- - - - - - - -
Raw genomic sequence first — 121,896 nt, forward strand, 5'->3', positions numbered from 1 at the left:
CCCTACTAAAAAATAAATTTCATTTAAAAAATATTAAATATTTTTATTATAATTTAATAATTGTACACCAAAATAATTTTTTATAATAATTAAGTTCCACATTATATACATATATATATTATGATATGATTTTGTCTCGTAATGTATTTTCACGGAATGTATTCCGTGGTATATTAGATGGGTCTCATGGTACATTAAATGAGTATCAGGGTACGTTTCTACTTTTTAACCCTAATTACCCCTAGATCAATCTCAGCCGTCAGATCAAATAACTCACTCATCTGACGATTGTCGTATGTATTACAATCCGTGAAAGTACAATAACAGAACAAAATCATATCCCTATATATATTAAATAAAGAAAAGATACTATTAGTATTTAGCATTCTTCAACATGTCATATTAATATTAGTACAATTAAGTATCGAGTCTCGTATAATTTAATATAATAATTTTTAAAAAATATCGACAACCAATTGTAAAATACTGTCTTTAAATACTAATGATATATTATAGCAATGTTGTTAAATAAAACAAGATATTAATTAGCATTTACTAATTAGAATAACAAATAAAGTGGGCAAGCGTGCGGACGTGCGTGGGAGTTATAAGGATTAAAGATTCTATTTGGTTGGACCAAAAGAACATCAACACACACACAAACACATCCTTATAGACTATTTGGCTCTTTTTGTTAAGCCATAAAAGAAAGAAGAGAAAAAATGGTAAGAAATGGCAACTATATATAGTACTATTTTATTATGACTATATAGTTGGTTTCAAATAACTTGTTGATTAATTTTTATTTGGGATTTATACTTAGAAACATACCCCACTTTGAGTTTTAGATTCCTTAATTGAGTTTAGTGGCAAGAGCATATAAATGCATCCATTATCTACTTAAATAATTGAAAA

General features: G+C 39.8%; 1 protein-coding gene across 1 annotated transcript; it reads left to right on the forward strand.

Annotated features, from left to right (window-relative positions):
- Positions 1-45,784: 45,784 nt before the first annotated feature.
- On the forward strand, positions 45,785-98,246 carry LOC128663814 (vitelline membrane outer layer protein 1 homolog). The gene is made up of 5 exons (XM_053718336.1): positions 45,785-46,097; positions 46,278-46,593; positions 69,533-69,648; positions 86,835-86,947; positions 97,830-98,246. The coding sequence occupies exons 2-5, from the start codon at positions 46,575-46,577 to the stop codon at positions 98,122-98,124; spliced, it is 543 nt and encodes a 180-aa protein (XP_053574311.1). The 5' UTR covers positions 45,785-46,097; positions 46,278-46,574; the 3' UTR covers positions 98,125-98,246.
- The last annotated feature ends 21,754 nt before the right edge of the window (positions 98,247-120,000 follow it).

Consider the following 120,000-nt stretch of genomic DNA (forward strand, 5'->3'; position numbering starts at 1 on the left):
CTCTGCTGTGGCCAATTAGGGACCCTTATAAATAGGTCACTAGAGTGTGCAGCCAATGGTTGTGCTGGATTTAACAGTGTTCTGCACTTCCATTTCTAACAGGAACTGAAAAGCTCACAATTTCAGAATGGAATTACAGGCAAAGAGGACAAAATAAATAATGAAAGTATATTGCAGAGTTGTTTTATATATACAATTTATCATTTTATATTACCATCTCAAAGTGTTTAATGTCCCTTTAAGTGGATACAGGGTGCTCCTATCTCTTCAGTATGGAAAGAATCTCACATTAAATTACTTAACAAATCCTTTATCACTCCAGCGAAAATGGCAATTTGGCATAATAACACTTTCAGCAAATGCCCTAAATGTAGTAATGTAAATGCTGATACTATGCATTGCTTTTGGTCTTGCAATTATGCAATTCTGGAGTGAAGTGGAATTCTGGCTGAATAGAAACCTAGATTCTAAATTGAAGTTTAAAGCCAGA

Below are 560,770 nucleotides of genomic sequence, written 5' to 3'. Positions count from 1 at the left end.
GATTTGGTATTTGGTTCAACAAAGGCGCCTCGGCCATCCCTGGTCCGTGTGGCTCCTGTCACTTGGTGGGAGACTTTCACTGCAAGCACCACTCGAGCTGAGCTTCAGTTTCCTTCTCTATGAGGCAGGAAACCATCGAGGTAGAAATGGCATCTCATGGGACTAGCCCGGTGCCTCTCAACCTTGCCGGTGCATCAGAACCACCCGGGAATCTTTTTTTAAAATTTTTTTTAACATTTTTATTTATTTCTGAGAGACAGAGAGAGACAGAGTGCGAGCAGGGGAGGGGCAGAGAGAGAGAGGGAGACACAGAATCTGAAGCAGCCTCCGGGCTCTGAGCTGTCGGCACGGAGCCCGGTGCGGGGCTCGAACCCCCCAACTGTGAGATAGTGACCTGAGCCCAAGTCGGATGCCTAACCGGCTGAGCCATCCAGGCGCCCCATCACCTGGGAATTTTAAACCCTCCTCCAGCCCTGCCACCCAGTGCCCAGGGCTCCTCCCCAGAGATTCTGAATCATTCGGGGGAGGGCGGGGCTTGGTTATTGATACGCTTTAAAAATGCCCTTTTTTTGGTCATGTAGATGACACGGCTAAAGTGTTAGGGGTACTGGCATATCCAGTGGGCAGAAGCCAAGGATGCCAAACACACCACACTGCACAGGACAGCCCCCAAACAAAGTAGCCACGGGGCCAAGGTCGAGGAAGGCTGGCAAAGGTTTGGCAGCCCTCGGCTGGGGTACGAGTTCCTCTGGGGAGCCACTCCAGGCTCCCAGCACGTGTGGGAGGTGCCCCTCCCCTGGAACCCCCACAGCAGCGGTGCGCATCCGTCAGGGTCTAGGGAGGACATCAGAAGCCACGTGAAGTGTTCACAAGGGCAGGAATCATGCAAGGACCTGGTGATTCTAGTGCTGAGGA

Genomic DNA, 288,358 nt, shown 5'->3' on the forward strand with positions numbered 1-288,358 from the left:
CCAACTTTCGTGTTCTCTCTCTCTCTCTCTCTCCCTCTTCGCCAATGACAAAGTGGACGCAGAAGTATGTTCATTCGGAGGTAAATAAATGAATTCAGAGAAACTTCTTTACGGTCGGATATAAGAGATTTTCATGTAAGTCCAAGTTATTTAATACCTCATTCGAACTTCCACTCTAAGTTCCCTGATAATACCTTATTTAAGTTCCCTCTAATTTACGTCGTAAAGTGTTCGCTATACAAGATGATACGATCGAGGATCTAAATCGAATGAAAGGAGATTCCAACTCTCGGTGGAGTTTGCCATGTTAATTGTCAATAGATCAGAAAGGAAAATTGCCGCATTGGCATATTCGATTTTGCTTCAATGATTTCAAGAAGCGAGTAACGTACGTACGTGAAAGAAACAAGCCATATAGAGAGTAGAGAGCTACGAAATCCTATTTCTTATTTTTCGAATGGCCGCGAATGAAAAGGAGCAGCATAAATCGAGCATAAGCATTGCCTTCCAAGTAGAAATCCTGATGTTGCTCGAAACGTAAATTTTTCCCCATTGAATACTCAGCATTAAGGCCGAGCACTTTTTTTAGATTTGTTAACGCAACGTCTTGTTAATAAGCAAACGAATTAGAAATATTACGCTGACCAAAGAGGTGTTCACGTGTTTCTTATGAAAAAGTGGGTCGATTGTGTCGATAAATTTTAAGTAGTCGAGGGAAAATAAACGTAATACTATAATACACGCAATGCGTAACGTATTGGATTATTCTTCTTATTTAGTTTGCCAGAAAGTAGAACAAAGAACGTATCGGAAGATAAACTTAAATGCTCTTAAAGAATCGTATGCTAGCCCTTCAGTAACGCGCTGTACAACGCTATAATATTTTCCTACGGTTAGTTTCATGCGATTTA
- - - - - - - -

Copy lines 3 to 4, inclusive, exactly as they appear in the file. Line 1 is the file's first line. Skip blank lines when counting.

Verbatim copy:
General features: G+C 39.8%; 1 protein-coding gene across 1 annotated transcript; it reads left to right on the forward strand.

Annotated features, from left to right (window-relative positions):